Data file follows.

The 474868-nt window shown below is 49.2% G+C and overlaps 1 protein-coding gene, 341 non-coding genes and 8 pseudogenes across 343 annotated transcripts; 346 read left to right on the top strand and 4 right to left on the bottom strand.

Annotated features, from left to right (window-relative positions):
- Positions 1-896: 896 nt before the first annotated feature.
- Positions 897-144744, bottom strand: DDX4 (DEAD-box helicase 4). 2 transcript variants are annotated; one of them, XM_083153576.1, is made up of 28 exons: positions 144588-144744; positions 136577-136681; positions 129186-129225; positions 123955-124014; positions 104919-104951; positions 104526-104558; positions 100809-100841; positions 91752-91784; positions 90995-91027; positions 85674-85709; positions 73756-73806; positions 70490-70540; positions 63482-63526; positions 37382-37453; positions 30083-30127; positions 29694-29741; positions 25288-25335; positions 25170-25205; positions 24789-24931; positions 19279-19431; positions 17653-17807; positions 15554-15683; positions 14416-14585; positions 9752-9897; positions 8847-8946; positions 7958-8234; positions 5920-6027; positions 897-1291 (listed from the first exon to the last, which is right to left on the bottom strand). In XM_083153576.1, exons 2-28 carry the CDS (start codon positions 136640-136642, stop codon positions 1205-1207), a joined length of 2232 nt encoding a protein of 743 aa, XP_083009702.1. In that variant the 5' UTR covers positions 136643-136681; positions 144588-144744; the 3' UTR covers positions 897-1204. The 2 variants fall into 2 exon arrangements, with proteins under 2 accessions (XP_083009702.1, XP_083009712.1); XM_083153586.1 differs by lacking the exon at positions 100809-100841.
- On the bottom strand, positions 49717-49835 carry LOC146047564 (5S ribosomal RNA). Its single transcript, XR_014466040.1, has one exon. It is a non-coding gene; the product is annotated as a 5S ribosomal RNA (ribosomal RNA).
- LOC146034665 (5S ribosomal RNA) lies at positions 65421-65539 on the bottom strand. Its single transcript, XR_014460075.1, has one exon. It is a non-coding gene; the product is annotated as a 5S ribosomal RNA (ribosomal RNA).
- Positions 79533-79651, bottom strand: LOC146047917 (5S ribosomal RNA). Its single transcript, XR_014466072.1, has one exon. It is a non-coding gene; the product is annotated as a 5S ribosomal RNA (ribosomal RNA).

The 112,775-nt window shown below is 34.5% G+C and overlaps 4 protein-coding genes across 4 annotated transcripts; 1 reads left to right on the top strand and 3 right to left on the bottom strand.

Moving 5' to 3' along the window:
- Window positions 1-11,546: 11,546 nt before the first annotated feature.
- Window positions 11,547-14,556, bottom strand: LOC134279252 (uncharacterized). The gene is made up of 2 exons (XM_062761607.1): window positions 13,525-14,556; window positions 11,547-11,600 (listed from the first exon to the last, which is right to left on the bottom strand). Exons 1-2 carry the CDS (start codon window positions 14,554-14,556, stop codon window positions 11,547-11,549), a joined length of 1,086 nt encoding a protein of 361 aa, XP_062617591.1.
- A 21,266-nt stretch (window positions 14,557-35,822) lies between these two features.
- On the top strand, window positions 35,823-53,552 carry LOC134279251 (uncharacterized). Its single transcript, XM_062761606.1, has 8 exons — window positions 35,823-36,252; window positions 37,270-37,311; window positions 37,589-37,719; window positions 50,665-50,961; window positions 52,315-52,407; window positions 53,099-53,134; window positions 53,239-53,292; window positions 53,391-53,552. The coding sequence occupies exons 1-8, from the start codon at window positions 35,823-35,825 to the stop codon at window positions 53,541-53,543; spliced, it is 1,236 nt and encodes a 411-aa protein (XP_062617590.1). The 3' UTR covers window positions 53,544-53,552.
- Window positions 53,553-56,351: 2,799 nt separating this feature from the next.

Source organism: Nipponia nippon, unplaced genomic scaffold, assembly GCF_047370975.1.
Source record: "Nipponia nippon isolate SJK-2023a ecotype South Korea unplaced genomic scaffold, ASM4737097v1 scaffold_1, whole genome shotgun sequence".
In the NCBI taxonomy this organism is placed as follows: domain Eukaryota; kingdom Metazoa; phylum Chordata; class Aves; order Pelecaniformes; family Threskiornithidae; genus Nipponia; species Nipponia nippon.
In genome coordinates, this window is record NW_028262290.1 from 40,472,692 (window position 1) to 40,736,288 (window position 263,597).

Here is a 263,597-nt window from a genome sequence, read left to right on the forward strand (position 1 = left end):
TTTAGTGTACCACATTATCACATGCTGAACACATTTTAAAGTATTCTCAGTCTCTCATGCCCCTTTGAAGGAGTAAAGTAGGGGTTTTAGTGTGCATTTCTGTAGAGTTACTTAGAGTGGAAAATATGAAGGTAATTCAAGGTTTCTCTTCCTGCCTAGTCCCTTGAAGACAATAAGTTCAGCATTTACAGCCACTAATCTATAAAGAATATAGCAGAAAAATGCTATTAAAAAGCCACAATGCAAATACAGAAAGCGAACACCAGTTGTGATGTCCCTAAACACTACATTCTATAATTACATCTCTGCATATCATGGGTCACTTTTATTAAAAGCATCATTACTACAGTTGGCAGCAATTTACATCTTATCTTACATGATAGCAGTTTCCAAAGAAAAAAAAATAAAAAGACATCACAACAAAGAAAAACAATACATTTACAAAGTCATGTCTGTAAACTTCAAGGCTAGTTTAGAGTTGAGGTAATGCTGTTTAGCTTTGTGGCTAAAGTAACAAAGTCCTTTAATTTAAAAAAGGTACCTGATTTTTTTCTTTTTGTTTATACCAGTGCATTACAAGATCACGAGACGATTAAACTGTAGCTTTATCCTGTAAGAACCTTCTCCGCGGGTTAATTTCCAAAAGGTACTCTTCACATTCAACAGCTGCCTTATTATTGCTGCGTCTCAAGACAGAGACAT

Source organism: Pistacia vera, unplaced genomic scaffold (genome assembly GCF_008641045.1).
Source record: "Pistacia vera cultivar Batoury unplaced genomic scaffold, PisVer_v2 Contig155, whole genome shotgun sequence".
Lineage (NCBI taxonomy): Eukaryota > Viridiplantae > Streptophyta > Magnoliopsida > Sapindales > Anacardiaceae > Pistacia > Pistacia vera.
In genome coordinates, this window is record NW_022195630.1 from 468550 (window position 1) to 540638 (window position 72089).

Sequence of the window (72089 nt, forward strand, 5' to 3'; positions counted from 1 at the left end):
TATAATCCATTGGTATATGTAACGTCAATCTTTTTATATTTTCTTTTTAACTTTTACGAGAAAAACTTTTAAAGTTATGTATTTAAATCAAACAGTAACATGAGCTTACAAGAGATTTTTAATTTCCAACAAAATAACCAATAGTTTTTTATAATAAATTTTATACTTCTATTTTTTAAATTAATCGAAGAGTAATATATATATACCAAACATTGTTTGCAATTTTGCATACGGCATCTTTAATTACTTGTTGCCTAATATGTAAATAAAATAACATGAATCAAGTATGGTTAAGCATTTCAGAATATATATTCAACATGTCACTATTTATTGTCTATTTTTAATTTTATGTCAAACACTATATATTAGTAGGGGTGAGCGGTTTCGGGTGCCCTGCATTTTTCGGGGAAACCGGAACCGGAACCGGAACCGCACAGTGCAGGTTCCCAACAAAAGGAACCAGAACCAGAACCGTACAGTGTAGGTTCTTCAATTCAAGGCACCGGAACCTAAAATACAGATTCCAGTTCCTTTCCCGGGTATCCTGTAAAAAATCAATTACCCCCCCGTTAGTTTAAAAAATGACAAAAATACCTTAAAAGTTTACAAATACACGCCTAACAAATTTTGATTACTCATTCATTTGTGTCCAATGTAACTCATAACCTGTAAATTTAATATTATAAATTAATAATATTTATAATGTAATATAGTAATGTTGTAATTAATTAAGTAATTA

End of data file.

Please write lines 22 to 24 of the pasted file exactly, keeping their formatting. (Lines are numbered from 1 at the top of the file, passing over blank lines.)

Source record: "Pistacia vera cultivar Batoury unplaced genomic scaffold, PisVer_v2 Contig155, whole genome shotgun sequence".
Lineage (NCBI taxonomy): Eukaryota > Viridiplantae > Streptophyta > Magnoliopsida > Sapindales > Anacardiaceae > Pistacia > Pistacia vera.
In genome coordinates, this window is record NW_022195630.1 from 468550 (window position 1) to 540638 (window position 72089).